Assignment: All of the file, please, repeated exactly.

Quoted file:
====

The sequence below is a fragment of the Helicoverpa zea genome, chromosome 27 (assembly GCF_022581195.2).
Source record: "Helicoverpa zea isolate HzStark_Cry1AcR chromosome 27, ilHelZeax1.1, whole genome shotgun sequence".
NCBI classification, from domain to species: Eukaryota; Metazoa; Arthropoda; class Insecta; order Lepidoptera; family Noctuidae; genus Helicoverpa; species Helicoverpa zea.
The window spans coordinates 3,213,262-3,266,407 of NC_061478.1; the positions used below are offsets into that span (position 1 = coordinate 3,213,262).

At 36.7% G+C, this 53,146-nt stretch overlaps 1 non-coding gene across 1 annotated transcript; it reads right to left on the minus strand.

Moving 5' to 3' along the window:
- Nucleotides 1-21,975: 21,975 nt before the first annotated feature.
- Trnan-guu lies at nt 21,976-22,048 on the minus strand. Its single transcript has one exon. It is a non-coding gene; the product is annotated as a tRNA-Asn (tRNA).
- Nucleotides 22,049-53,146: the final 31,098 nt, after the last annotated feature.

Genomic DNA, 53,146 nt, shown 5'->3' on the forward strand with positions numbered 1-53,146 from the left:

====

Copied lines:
The sequence below is a fragment of the Helicoverpa zea genome, chromosome 27 (assembly GCF_022581195.2).
Source record: "Helicoverpa zea isolate HzStark_Cry1AcR chromosome 27, ilHelZeax1.1, whole genome shotgun sequence".
NCBI classification, from domain to species: Eukaryota; Metazoa; Arthropoda; class Insecta; order Lepidoptera; family Noctuidae; genus Helicoverpa; species Helicoverpa zea.
The window spans coordinates 3,213,262-3,266,407 of NC_061478.1; the positions used below are offsets into that span (position 1 = coordinate 3,213,262).

At 36.7% G+C, this 53,146-nt stretch overlaps 1 non-coding gene across 1 annotated transcript; it reads right to left on the minus strand.

Moving 5' to 3' along the window:
- Nucleotides 1-21,975: 21,975 nt before the first annotated feature.
- Trnan-guu lies at nt 21,976-22,048 on the minus strand. Its single transcript has one exon. It is a non-coding gene; the product is annotated as a tRNA-Asn (tRNA).
- Nucleotides 22,049-53,146: the final 31,098 nt, after the last annotated feature.

Genomic DNA, 53,146 nt, shown 5'->3' on the forward strand with positions numbered 1-53,146 from the left: